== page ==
Over the last few weeks, the price of bitcoin has been on the rise. There have been a few reasons for this, with the most prominent being massive speculation by investors. There were other formidable reasons including a rising demand for the cryptocurrency in China, as BTC would circumvent tough restrictions placed by the government on online activity. There is also the belief that bitcoin is a safe asset, somewhat like gold. When Greece defaulted on payments to creditors sometime last year, investors bought both gold and BTC seeing them as safe bets. When the Brexit happened, investors flocked to BTC fearing financial armageddon (really?). The cryptocurrency also rallied following the election of President Trump to the WhiteHouse. The recent rally saw the price shoot from sub $700 levels to over $1,100 in a matter of weeks.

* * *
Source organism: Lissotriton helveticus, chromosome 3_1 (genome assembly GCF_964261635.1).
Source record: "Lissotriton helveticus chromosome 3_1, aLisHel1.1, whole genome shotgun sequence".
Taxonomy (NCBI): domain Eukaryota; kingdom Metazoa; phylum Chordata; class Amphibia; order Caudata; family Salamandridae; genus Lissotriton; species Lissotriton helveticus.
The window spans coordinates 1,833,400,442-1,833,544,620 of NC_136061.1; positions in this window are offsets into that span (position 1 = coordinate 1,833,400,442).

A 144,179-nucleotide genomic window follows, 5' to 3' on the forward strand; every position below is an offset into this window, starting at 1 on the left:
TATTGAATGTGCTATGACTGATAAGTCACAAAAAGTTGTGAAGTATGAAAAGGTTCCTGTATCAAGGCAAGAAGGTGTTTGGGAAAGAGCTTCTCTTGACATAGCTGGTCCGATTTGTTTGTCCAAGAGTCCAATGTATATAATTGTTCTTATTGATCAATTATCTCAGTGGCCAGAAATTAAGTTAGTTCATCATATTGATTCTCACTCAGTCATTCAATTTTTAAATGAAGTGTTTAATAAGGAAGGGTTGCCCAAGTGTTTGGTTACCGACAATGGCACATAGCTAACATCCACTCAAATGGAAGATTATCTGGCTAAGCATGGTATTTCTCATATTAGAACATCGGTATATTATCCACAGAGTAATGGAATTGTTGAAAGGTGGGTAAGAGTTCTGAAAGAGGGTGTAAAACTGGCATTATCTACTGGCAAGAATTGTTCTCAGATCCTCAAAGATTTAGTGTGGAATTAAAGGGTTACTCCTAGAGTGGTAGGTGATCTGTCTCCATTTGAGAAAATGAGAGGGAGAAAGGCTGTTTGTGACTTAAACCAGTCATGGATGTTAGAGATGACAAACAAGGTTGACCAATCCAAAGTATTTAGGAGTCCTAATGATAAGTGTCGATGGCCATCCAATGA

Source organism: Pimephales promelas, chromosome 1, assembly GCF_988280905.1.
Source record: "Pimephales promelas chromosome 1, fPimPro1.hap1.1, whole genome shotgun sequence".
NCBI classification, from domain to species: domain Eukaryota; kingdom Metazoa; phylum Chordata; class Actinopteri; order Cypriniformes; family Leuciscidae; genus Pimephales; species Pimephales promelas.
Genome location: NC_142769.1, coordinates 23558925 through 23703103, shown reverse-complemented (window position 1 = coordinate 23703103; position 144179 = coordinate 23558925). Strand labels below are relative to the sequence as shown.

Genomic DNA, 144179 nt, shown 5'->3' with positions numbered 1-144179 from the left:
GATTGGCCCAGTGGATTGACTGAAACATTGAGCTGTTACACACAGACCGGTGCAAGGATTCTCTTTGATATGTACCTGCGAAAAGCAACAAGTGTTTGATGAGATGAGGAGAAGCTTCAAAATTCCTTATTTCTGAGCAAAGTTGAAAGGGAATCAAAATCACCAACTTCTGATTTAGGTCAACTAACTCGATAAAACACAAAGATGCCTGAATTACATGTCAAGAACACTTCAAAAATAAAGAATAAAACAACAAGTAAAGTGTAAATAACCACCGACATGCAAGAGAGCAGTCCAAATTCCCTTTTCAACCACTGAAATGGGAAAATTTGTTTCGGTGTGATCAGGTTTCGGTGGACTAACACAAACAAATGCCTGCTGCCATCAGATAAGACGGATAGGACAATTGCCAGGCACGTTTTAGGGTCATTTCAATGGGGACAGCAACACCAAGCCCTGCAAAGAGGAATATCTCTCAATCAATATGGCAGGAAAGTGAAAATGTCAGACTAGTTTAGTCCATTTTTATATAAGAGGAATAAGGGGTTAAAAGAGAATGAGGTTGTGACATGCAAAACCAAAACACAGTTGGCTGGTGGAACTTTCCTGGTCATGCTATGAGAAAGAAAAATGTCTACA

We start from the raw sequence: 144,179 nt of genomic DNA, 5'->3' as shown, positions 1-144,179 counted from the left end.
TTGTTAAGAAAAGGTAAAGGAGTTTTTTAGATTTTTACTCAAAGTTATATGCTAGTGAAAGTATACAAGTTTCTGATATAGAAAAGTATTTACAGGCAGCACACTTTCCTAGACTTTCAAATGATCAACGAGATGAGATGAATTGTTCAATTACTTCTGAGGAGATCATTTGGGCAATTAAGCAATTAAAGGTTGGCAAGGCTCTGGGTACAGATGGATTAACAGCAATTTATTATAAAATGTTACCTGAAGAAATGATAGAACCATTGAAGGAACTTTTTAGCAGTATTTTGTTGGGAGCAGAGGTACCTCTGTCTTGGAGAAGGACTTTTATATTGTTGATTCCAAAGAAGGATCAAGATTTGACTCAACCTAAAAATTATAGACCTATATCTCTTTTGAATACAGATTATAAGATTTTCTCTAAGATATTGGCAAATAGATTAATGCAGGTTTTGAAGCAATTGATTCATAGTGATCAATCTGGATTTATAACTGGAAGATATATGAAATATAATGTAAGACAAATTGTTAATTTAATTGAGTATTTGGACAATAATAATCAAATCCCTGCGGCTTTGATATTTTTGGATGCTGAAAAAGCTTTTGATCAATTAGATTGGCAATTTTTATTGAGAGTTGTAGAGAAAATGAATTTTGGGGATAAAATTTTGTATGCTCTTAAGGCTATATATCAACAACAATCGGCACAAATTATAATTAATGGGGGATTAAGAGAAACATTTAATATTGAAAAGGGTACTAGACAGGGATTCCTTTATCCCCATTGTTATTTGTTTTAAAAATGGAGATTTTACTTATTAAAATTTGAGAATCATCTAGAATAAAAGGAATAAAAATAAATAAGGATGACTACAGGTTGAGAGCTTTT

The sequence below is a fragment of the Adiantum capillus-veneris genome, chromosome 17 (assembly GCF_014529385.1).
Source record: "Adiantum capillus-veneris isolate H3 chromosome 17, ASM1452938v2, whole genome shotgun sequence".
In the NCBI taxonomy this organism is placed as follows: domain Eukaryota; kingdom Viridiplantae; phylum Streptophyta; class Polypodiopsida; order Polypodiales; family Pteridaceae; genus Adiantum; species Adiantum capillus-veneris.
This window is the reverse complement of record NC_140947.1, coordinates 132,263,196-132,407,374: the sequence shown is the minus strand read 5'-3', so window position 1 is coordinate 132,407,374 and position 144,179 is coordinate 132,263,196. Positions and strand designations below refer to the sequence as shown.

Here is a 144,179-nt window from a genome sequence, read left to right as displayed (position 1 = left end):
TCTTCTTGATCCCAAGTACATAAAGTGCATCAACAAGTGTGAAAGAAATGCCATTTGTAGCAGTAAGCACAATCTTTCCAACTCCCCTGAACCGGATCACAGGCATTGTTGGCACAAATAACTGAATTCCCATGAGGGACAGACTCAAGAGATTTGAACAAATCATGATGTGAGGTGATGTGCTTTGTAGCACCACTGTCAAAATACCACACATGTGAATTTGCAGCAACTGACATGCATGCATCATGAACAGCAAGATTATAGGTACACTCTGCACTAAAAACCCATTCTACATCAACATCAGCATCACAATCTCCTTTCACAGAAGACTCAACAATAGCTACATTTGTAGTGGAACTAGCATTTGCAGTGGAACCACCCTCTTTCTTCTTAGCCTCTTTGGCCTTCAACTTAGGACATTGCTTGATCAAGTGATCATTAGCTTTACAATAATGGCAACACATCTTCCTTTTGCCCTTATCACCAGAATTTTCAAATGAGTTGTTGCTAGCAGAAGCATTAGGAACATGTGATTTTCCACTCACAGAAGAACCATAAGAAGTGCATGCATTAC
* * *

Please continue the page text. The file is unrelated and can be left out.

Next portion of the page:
What is Bitcoin?
Bitcoin is a global digital currency based on distributed computing instead of gold standards or central banks. Bitcoin has evolved from a term for the nerds and geeks of the world with over $2 Billion transactions daily and over 400,000 businesses accepting the currency. It is particularly revered for its Block Chain technology. For those who are less familiar with the ins and outs of the currency, blockchain is a “general log of transactions” on which “you can see all transactions that have ever taken place or ever will take place.”
Yesterday, the price of Bitcoin fell nearly 20% from $1,139 to just over $885. According to Bloomberg, the price drop slightly correlated with the rise in price of the Chinese Yuan. This inverse may explain the nexus of China being responsible for the rally in prices (I still think its a stretch). The last time bitcoin had such a rally was a few years back, this rally fuelled by public excitement and hysteria saw a bubble emerge, where BTC traded at $1,200 ranges. The hype then died down and the prices retreated.